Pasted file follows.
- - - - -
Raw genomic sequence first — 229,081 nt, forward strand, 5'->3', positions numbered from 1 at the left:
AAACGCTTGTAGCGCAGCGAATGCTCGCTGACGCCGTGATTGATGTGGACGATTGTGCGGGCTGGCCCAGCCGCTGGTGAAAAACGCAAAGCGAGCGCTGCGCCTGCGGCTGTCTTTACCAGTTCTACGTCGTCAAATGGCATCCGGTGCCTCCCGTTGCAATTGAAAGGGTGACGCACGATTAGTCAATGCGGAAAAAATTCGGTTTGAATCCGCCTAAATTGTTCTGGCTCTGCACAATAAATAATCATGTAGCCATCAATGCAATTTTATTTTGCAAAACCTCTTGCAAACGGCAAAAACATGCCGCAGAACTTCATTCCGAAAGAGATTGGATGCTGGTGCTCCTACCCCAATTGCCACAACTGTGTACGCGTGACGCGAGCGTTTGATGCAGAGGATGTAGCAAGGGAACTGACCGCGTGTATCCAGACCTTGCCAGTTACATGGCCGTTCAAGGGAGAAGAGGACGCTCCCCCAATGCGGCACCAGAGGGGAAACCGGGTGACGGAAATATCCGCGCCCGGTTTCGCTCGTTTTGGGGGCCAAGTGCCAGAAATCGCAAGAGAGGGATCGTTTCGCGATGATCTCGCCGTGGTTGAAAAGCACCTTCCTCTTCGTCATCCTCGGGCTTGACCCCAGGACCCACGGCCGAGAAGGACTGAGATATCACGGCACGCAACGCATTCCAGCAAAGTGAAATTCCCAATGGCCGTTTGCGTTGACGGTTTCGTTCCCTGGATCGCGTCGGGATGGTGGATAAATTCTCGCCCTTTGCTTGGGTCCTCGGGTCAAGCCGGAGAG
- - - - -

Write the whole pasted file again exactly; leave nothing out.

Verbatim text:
Raw genomic sequence first — 229,081 nt, forward strand, 5'->3', positions numbered from 1 at the left:
AAACGCTTGTAGCGCAGCGAATGCTCGCTGACGCCGTGATTGATGTGGACGATTGTGCGGGCTGGCCCAGCCGCTGGTGAAAAACGCAAAGCGAGCGCTGCGCCTGCGGCTGTCTTTACCAGTTCTACGTCGTCAAATGGCATCCGGTGCCTCCCGTTGCAATTGAAAGGGTGACGCACGATTAGTCAATGCGGAAAAAATTCGGTTTGAATCCGCCTAAATTGTTCTGGCTCTGCACAATAAATAATCATGTAGCCATCAATGCAATTTTATTTTGCAAAACCTCTTGCAAACGGCAAAAACATGCCGCAGAACTTCATTCCGAAAGAGATTGGATGCTGGTGCTCCTACCCCAATTGCCACAACTGTGTACGCGTGACGCGAGCGTTTGATGCAGAGGATGTAGCAAGGGAACTGACCGCGTGTATCCAGACCTTGCCAGTTACATGGCCGTTCAAGGGAGAAGAGGACGCTCCCCCAATGCGGCACCAGAGGGGAAACCGGGTGACGGAAATATCCGCGCCCGGTTTCGCTCGTTTTGGGGGCCAAGTGCCAGAAATCGCAAGAGAGGGATCGTTTCGCGATGATCTCGCCGTGGTTGAAAAGCACCTTCCTCTTCGTCATCCTCGGGCTTGACCCCAGGACCCACGGCCGAGAAGGACTGAGATATCACGGCACGCAACGCATTCCAGCAAAGTGAAATTCCCAATGGCCGTTTGCGTTGACGGTTTCGTTCCCTGGATCGCGTCGGGATGGTGGATAAATTCTCGCCCTTTGCTTGGGTCCTCGGGTCAAGCCGGAGAG